Publisher: DC Comics
Released: March 7th 2017
Issues: Titans (Rebirth) 1-6
I’ll be honest and say that I wasn’t really sure what I was expecting when I started reading Titans. Despite not being sure what I was in for, I found myself pleasantly surprised and greatly enjoying reading it. There was more of a focus on Wally West (as the title would indicate) but that actually helped me settle into the series.
For those that don’t know, the Titans is a group made up of Wally (again, duh), Donna Troy (AKA Wonder Girl), Arsenal (Roy Harper), Garth (Aqualad), Lilith Clay (Omen), and Nightwing (Richard Grayson).
The title of the series and volume makes it sound like a Titans adventure with a focus on Wally West, but if we’re being honest here it’s really the other way around. Wally West has figured out what his missing memories were, and it’s with his help that the Titans get their memories back as well. Admittedly the team had gotten back together without his help, but they were still missing huge chunks of their memories (presumably every situation in which Wally was present). Its Wally’s warning that prepares them for their enemies (and let’s be honest, the Kadabra was after them because of their connection to Wally).
Kadabra isn’t my favorite DC villain, but he certainly served his purpose here, so I’m not going to complain. Though his lines were probably the corniest I’ve seen in a while (an intentional choice made to show how off this guy is, if you ask me). His obsession with Wally West further cements my point about this volume being all about Wally West. He’s a villain with a single nemesis, but he’s more than willing to take on the entire group to take a shot at the man he hates.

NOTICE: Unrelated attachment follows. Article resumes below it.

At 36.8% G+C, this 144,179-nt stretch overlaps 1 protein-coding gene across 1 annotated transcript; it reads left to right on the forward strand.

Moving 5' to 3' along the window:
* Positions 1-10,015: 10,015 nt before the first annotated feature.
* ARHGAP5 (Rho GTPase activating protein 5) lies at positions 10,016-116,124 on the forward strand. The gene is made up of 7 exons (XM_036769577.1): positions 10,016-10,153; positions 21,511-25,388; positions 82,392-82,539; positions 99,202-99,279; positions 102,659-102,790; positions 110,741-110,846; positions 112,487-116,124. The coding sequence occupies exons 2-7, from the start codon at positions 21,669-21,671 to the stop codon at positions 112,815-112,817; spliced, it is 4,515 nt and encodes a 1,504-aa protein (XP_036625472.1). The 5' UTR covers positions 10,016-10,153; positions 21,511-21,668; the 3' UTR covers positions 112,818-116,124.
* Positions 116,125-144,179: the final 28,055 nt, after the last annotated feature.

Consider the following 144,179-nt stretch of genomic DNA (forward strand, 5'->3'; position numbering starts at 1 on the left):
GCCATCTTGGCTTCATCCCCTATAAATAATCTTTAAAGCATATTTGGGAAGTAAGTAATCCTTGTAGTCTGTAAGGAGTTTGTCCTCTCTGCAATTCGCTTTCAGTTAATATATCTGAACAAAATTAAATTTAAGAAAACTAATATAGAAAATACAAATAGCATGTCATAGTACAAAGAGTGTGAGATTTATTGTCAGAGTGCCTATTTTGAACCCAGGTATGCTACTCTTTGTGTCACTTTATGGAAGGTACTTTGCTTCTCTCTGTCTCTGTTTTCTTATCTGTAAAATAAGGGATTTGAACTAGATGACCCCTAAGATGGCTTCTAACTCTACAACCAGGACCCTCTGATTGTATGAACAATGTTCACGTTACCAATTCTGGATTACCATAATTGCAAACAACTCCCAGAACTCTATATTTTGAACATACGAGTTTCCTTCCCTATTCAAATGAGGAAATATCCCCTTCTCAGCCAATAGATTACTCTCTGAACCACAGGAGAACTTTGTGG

It has been really interesting to see the wardrobe changes for the team, as well as the growing character dynamics. I’ve always been a fan of Nightwing and Wally West, so I love pretty much any team that involves them. Having the whole team shown in past and present was an interesting choice, and really let us see the style changes they have gone through over the years (I’d say we could see how much they’ve changed over the years, but the difference is most obviously physical in this case).
The artwork was consistent throughout the entire volume, which is a huge plus. I personally enjoyed the stylistic choices made. Some were pretty typical of DC on the whole (well defined characters, bright colors, anatomically accurate, etc) while other points are clear choices on the artist’s part (the clothing change, and lighting choices in particular). It helped to define the series and make it stand out.
I’m really curious to see what volume two has in store. It’ll be interesting to see if the focus remains on Wally, or if it’ll shift (perhaps to the group as a whole, or switch to a different character for the main focus?).